Tape Recording Guides Milling Machine (Dec, 1955)
For a much more in depth discussion of early computer controlled milling machines check out this excellent 1952 Scientific American article: “An Automatic Machine Tool”. It’s amazing to think that people are building these things in their garage now for a few hundred bucks.
Tape Recording Guides Milling Machine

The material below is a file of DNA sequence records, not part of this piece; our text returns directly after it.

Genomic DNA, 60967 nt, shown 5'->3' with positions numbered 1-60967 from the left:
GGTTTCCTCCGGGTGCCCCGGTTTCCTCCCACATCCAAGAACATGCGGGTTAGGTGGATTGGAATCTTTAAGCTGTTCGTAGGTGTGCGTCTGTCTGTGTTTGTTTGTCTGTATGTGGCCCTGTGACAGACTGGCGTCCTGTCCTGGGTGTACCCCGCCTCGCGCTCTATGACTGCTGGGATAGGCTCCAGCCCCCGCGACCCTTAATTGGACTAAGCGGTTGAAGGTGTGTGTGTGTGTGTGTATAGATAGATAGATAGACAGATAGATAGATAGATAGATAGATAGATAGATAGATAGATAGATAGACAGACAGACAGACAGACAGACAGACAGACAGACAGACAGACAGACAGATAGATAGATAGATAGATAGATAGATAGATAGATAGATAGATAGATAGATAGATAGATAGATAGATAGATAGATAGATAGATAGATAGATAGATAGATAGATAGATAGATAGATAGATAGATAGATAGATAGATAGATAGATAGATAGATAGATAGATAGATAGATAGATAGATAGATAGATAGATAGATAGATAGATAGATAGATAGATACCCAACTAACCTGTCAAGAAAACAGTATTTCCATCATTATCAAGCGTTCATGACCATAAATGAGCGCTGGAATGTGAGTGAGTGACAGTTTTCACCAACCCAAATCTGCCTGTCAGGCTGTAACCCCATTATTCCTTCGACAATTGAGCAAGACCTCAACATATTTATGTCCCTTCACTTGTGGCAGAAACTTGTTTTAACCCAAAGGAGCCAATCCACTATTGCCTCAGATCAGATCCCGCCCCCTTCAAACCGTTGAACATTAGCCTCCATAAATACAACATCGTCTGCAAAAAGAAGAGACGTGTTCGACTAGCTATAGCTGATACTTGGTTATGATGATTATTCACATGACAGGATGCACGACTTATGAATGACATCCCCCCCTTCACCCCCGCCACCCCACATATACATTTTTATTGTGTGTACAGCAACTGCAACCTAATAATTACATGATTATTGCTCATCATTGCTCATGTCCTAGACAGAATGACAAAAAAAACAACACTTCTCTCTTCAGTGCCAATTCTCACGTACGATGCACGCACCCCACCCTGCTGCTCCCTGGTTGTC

Guided by orders stored on magnetic tape, a new milling machine makes all the intricate cuts necessary to turn out wing and skin panels for jet planes. An engineer converts the plans for a panel into decimal numbers, which then are perforated into a paper tape. The paper tape then is run through a computer, which coordinates the information into precise time-and-motion orders to the machine. It also records these orders on magnetic tape. The magnetic tape is used to control all functions of the machine. One advantage of the system is that the magnetic tape can be prepared thousands of miles from the machine tool if necessary. No templates are required and no sample must be cut in order to make the tape recording. Such recordings can be stored indefinitely, then brought out for use whenever they are needed to produce more parts of the same type, an important factor in production for national defense.